Jupiter's Great Red Spot was first discovered in 1664 by former Gresham Professor Robert Hooke, but thanks to images captured by the Voyager space probe, it has attained a new popularity in the twentieth-century. Professor Hide outlines its importance for both astronomers and meteorologists.
Professor Hide was the Gresham Professor of Astronomy from 1984 to 1990. He was formerly Professor of Physics at the University of Oxford.
Professor Hide was educated at Percy Jackson Grammar School in South Yorkshire and the University of Manchester, where he obtained a first-class degree in Physics in 1950. He then went to Gonville and Caius College, Cambridge and was awarded a doctorate in 1953.
After research at the University of Chicago, he was a Senior Research Fellow at the Atomic Energy Research Establishment at Harwell, Oxfordshire from 1954 to 1957. He was a lecturer in physics at King's College, Newcastle from 1957 to 1961, before becoming Professor of Geophysics and Physics at the Massachusetts Institute of Technology (1961 to 1967). He was then Head of the Geophysical Fluid Dynamics Lab at the Met Office (1967 to 1990).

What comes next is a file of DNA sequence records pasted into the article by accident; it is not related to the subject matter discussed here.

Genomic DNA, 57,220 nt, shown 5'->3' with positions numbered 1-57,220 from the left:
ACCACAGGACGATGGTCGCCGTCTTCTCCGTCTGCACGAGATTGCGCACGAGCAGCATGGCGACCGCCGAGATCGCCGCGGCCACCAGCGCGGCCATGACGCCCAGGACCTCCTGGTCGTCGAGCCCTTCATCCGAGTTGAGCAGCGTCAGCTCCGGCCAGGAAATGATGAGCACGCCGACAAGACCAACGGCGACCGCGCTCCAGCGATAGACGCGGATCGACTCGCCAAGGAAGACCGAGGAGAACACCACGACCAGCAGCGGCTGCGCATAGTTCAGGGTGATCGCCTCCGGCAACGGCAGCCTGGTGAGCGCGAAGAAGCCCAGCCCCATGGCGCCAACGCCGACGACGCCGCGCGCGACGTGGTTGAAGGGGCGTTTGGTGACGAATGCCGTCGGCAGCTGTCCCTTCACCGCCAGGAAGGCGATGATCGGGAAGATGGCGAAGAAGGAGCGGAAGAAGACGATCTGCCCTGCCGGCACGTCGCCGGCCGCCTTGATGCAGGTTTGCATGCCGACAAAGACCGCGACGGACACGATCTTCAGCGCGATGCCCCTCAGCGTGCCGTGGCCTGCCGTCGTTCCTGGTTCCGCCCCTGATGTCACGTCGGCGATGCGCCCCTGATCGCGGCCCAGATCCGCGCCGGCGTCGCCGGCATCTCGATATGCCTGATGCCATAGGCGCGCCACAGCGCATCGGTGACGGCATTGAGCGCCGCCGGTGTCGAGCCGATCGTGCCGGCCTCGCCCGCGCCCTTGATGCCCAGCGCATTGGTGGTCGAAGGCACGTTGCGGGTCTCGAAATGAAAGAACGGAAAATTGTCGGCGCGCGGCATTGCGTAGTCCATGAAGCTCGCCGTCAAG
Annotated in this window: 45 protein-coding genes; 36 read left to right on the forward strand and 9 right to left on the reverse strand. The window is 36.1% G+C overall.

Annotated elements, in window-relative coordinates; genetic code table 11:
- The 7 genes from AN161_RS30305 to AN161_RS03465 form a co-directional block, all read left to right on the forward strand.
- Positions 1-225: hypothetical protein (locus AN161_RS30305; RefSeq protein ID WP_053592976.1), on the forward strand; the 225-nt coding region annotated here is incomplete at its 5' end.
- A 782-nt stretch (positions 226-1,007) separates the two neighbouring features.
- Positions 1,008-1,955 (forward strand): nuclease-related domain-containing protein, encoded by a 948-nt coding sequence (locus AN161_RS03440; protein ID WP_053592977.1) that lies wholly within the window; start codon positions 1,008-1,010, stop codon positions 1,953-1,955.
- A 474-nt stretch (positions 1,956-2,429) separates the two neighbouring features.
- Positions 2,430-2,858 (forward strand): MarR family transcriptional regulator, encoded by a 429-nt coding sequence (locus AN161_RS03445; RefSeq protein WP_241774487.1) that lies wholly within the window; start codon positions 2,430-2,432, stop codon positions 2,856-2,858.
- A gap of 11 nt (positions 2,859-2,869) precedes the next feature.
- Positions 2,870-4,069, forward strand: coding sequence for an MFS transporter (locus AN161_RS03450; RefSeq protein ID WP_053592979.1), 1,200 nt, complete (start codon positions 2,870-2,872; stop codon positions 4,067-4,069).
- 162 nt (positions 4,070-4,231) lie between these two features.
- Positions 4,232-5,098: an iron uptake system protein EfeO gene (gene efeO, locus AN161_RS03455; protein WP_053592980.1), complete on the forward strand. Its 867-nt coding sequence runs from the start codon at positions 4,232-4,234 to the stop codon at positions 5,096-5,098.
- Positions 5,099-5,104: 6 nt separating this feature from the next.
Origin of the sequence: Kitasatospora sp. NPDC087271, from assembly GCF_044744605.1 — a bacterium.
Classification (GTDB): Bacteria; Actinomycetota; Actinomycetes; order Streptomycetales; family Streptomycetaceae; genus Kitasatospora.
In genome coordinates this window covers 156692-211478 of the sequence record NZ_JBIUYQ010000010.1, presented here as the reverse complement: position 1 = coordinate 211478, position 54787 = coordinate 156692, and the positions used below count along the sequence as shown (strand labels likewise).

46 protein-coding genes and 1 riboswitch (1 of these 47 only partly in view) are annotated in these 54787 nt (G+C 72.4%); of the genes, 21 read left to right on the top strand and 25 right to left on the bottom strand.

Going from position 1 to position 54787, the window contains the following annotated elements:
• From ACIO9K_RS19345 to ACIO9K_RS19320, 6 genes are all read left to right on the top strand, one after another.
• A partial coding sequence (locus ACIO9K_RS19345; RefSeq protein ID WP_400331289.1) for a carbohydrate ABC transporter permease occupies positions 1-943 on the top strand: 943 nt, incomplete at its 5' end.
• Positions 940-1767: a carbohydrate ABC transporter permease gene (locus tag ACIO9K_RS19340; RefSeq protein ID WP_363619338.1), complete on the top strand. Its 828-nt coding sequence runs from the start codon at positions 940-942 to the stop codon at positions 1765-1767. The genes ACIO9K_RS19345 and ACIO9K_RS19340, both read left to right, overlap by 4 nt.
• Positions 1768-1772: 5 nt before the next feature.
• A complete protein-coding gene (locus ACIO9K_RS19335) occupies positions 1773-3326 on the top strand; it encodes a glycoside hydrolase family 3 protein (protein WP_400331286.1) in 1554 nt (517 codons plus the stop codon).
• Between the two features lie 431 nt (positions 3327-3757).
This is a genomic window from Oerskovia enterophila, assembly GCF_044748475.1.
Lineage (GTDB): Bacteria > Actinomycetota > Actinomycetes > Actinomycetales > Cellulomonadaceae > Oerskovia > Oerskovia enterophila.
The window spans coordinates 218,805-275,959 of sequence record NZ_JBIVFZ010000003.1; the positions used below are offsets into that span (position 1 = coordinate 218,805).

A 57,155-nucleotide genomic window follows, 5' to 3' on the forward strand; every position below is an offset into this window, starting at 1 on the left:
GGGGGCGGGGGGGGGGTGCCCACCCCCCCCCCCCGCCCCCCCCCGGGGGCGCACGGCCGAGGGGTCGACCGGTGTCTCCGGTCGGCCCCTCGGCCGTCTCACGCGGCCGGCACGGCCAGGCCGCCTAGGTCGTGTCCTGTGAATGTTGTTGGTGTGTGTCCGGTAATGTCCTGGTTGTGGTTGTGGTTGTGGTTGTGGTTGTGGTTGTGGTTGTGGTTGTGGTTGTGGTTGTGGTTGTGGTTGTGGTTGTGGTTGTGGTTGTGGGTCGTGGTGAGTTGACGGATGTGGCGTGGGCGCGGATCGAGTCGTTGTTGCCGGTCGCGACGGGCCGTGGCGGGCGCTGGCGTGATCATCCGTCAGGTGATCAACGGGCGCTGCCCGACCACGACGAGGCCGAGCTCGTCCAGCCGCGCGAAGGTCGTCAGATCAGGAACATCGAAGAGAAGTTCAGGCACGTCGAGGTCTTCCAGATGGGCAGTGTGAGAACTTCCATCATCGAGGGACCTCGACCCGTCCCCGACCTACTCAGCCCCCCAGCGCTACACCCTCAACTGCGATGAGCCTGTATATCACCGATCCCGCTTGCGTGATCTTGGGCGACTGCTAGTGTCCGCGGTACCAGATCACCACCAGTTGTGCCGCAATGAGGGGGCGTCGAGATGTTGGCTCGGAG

He was appointed a Fellow of Jesus College, Oxford in 1983, holding his fellowship until 1996; he was then appointed an Honorary Fellow in 1997. He was Director of the Robert Hooke Institute and a Visiting Professor in the Department of Physics at the University of Oxford from 1990 to 1992.
He is a member of the Pontifical Academy of Sciences, having been appointed by Pope John Paul II in 1996. Hide was elected a Fellow of the American Academy of Arts and Sciences in 1964, a Fellow of the Royal Society in 1971, awarded the Royal Society's Hughes Medal in 1998 and appointed CBE in 1990.
Since 2000, he has been Senior Research Investigator, at the Department of Mathematics, Imperial College London.